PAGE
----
Report: NPS hantavirus response followed policy
YOSEMITE NATIONAL PARK, Calif. (AP) — Federal investigators probing the hantavirus outbreak blamed for three deaths at Yosemite National Park recommended on Monday that design changes to tent cabins and other privately run lodging first be reviewed by National Park Service officials.
The report released by the Interior Department’s Office of Inspector General found that park officials responded to last summer’s outbreak appropriately and within department policy.
“When the outbreak was identified, NPS mobilized to contain and remediate the outbreak and to prevent further outbreaks,” Mary Kendall, a deputy inspector general, wrote in a letter attached to the report.
Still, the report found that current policy didn’t require park officials to approve design changes made to the “Signature tent cabins” by concessionaire Delaware North Companies Parks and Resorts, which added rafters and wall studs to the structures.
Investigators determined that deer mice, which can carry the illness, nested inside the double walls of the new tents in Yosemite’s family friendly Curry Village.
At least eight of the nine tourists who fell ill stayed in the tent cabins.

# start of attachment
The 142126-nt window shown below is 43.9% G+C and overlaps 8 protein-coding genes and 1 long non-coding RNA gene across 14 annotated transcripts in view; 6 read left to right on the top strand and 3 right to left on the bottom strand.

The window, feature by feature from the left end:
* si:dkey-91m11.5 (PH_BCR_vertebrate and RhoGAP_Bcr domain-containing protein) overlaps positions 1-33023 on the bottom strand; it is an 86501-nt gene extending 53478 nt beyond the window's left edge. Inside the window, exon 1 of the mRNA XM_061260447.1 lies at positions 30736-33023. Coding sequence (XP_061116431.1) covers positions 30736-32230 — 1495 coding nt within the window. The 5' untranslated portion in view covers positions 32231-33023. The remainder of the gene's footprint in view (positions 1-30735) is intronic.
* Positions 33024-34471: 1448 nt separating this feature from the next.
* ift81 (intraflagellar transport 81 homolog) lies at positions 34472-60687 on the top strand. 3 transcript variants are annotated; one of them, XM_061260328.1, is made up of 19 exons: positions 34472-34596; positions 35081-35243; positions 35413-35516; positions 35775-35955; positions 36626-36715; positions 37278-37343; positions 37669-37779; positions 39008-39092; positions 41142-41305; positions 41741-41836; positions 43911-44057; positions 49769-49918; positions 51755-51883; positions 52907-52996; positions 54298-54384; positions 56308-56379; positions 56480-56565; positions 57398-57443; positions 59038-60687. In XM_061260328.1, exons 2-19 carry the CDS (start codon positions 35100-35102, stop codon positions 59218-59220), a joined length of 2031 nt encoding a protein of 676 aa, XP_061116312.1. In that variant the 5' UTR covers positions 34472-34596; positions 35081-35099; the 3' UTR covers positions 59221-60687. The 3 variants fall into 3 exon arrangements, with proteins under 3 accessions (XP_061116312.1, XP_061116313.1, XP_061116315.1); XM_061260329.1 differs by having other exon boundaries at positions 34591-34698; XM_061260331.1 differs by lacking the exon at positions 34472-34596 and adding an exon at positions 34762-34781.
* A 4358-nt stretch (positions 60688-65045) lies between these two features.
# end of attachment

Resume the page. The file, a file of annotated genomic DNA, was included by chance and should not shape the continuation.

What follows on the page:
Because the changes to the cabins were considered routine maintenance, current park service policy did not require prior approval, the report found.
The report also recommended that the park service begin cyclical pest monitoring and inspections of all public accommodations.
While there is a current pest monitoring program at Yosemite, Delaware North was responsible for Curry Village, which was not considered at high risk for hantavirus.
The company issued a statement late Monday saying it would follow the recommendations in the report.
“DNC Parks & Resorts at Yosemite has consistently worked hand-in-hand with the National Park Service and public health officials on this issue,” spokeswoman Lisa Cesaro said in the statement. “The Signature Tent Cabins have been removed from Curry Village. We are following the recommendations by the National Park Service, which were developed in consultation with the California Department of Public Health and the Centers for Disease Control and Prevention.”
Prior to the outbreak, Delaware only responded to pests in the cabins when visitors or housekeeping staff complained, the report said.